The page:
Feeds

Intel intros next-generation Centrino Duo platform

Santa Rosa blooms

Internet Security Threat Report 2014

IDF Intel has formally announced 'Santa Rosa', the next generation of its Centrino notebook platform, which will incorporate 802.11n Wi-Fi, 'Robson' NAND Flash hard drive cache and GMA X3000 integrated graphics.

It's no surprise that Santa Rosa will feature Core 2 Duo, but this one can run on an 800MHz frontside bus. However, the bus speed can be dynamically reduced and raised according to demand to deliver power savings.

Santa Rosa's 'Crestline' North Bridge chip is now formally named the 965GM. It connects to 533MHz or 667MHZ DDR 2 SDRAM and the platform's ICH8M South Bridge. The 965GM will contain Intel's GMA X3000 integrated graphics engine with Clear Video Technology for piping video data through the pixel shaders.

Santa Rosa will also see the inclusion of a NAND Flash module, codenamed 'Robson', to cache data between the hard drive and memory. Intel said it not only halves application load times but reduces the wake-up-from-sleep time by a similar percentage. Robson yields a 0.4W power saving.

intel's robson nand flash cache card

Santa Rosa will also used the latest version of Display Power Saving Technology (DPST), 3.0, to reduce power further. DPST 3.0 automatically switches between progressive and interlaced display modes. again according to the application you're running, saving up to 400mW of power.

The new Centrino will incorporate Intel's Active Management Technology (AMT) 2.5, tweaked for wireless network connectivity. Santa Rosa will not only incorporate draft 802.11n through a single-sided, two-transmitter, three-receiver MiniPCI card, 'Kedron'.

The platform will also support the 3G WAN card developed jointly by Nokia and Intel. The card will support the HSDPA download speed boost technology.

Both Robson and the 3G WAN module are optional, Intel confirmed - neither is a mandated part of the Centino platform.

Intel is still saying Santa Rosa will ship in H1 2007, though it's expected to come late Q1/early Q2. ®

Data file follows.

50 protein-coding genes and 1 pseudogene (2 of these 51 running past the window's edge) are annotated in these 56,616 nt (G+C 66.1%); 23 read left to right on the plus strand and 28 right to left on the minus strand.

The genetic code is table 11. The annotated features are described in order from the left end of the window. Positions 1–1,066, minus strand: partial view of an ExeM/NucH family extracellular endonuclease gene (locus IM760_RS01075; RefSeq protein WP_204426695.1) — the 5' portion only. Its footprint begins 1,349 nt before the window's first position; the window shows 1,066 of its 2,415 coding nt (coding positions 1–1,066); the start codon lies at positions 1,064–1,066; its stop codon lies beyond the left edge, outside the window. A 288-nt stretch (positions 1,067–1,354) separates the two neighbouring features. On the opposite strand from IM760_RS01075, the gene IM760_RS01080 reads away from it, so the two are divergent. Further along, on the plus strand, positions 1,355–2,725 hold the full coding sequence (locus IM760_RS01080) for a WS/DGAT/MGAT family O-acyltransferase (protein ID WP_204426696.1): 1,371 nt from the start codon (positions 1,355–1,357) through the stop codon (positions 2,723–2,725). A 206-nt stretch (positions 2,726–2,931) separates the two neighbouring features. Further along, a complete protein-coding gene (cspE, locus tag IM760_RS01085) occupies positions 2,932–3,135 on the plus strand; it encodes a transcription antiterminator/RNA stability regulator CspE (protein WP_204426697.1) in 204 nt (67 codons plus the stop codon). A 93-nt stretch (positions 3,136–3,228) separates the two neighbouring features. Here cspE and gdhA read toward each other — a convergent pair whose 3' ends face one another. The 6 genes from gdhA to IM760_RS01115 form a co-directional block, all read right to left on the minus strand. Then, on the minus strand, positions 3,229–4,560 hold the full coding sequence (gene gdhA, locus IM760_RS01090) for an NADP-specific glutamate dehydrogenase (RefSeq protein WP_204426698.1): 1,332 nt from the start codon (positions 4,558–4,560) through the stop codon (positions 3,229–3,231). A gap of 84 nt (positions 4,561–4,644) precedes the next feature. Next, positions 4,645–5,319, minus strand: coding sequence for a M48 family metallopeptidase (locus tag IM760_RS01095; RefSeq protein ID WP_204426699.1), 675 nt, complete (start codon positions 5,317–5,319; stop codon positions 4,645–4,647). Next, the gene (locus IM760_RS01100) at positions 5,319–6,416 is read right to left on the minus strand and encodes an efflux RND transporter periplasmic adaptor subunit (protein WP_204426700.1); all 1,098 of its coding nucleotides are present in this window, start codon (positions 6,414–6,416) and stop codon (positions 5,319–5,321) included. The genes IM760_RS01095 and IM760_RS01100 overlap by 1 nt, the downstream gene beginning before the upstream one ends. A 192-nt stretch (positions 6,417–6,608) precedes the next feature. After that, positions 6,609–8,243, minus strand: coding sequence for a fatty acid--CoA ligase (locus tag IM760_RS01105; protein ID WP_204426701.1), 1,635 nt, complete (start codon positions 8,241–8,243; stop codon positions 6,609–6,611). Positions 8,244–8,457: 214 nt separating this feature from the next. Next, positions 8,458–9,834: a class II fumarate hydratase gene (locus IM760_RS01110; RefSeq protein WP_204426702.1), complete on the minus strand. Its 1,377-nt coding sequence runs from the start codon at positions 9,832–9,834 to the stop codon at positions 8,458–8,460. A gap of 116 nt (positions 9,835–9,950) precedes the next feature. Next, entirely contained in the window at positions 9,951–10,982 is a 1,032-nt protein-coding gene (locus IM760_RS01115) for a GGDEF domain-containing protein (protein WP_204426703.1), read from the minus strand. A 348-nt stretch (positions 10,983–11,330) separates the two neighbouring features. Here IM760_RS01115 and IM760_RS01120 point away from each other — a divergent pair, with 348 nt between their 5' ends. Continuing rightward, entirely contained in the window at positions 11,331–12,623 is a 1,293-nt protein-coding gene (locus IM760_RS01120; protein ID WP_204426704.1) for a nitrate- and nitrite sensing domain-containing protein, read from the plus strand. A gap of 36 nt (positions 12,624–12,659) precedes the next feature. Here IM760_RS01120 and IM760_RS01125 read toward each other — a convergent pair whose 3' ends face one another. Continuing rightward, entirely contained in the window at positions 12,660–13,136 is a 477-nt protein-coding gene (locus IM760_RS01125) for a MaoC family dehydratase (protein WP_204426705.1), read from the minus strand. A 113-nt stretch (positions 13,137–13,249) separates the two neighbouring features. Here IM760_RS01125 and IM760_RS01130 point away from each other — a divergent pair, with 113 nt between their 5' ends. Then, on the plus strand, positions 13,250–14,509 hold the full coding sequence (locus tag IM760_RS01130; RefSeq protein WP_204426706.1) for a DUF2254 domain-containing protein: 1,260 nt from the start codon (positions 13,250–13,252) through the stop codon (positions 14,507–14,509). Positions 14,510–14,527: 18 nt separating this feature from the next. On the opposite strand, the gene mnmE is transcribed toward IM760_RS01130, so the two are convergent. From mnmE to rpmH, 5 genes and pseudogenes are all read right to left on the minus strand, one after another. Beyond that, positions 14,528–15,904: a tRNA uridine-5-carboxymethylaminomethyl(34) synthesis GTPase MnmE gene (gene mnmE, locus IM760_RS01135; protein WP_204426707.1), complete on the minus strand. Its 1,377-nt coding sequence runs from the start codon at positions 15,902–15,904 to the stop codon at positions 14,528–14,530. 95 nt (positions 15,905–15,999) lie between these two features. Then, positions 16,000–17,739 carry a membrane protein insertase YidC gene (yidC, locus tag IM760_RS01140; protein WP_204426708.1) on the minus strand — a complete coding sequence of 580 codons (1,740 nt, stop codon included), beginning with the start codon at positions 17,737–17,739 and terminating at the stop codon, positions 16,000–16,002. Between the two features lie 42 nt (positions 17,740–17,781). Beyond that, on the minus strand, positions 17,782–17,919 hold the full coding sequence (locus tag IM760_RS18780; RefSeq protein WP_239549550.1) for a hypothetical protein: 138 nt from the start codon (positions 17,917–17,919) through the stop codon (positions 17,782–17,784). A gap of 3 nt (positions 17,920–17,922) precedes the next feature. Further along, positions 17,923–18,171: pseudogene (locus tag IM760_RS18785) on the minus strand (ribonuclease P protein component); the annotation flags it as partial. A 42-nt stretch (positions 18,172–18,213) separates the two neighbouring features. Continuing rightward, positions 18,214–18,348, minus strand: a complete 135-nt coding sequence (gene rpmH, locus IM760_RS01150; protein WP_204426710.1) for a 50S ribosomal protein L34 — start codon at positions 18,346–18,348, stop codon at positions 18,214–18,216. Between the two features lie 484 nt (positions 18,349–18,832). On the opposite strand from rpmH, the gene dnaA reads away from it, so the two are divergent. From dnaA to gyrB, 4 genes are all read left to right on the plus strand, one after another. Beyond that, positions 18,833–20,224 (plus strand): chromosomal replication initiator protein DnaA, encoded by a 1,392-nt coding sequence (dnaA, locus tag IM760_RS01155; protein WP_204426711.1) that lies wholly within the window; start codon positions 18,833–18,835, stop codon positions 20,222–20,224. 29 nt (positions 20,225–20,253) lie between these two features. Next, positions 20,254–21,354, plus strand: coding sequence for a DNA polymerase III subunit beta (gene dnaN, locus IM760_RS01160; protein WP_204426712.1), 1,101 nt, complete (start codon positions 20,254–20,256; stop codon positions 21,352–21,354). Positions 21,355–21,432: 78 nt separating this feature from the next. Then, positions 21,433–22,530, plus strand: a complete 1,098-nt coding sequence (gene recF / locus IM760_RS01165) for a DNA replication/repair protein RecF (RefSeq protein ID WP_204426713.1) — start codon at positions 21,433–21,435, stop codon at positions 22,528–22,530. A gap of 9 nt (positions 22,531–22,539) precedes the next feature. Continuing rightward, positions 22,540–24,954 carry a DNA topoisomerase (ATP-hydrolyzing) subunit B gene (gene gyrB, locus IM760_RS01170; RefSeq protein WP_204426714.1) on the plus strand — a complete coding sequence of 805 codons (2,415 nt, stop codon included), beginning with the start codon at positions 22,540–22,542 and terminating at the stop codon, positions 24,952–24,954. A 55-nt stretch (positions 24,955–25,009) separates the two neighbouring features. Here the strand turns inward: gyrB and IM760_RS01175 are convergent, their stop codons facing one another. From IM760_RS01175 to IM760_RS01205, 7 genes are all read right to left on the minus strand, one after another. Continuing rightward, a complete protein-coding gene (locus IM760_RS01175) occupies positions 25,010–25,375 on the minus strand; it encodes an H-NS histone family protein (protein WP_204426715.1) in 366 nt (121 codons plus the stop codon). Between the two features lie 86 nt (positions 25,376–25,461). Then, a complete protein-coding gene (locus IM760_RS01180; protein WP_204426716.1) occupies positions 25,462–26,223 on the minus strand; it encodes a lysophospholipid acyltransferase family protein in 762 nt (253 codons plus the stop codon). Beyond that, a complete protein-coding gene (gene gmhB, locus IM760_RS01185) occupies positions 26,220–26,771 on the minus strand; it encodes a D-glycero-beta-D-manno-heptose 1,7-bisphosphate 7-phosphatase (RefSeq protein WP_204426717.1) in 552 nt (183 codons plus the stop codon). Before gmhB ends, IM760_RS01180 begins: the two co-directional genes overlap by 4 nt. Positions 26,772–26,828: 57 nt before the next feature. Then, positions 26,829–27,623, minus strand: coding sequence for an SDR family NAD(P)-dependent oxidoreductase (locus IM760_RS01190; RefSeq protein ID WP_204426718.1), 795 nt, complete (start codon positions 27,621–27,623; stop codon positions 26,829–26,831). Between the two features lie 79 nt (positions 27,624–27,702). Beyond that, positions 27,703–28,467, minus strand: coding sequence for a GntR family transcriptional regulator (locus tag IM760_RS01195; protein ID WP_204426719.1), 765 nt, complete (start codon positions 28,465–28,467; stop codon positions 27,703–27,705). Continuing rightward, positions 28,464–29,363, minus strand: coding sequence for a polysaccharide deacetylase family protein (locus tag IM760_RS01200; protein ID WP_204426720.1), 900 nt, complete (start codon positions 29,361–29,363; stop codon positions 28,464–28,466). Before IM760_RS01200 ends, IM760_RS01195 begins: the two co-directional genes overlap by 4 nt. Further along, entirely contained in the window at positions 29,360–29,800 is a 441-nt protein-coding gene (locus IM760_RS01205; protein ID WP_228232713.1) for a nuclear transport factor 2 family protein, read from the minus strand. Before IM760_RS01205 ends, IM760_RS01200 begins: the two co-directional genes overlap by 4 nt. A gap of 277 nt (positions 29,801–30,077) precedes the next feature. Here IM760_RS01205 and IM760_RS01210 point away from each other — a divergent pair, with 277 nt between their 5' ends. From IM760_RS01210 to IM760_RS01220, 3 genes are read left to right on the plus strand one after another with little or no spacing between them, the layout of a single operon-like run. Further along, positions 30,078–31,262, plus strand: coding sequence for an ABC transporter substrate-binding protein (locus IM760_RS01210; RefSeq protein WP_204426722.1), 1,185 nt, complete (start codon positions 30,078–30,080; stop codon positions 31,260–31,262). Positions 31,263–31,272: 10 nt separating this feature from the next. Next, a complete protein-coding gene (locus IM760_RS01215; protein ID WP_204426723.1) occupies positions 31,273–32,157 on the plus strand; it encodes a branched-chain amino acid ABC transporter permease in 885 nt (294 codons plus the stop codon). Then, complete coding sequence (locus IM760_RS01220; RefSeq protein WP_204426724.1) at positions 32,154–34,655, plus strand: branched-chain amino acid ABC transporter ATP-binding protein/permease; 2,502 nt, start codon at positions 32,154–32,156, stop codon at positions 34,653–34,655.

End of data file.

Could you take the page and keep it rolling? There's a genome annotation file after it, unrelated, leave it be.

Read Reg Hardware's complete IDF Fall 06 coverage here

Secure remote control for conventional and virtual desktops

More from The Register

next story
Nexus 7 fandroids tell of salty taste after sucking on Google's Lollipop
Web giant looking into why version 5.0 of Android is crippling older slabs
All aboard the Poo Bus! Ding ding, route Number Two departing
Only another three days of pooing and I can have a ride!
Heyyy! NICE e-bracelet you've got there ... SHAME if someone were to SUBPOENA it
Court pops open cans of worms and whup-ass in Fitbit case
Official: European members prefer to fondle Apple iPads
Only 7 of 50 parliamentarians plump for Samsung Galaxy S
Fujitsu CTO: We'll be 3D-printing tech execs in 15 years
Fleshy techie disses network neutrality, helmet-less motorcyclists
Space Commanders rebel as Elite:Dangerous kills offline mode
Frontier cops an epic kicking in its own forums ahead of December revival
The IT Crowd's internet in a box gets $240k of crowdcash for a cause
'Outernet' project proposes satellite-fuelled 'Lantern' WiFi library for remote areas
prev story

Whitepapers

Why and how to choose the right cloud vendor
The benefits of cloud-based storage in your processes. Eliminate onsite, disk-based backup and archiving in favor of cloud-based data protection.
Getting started with customer-focused identity management
Learn why identity is a fundamental requirement to digital growth, and how without it there is no way to identify and engage customers in a meaningful way.
High Performance for All
While HPC is not new, it has traditionally been seen as a specialist area – is it now geared up to meet more mainstream requirements?
Beginner's guide to SSL certificates
De-mystify the technology involved and give you the information you need to make the best decision when considering your online security options.
New hybrid storage solutions
Tackling data challenges through emerging hybrid storage solutions that enable optimum database performance whilst managing costs and increasingly large data stores.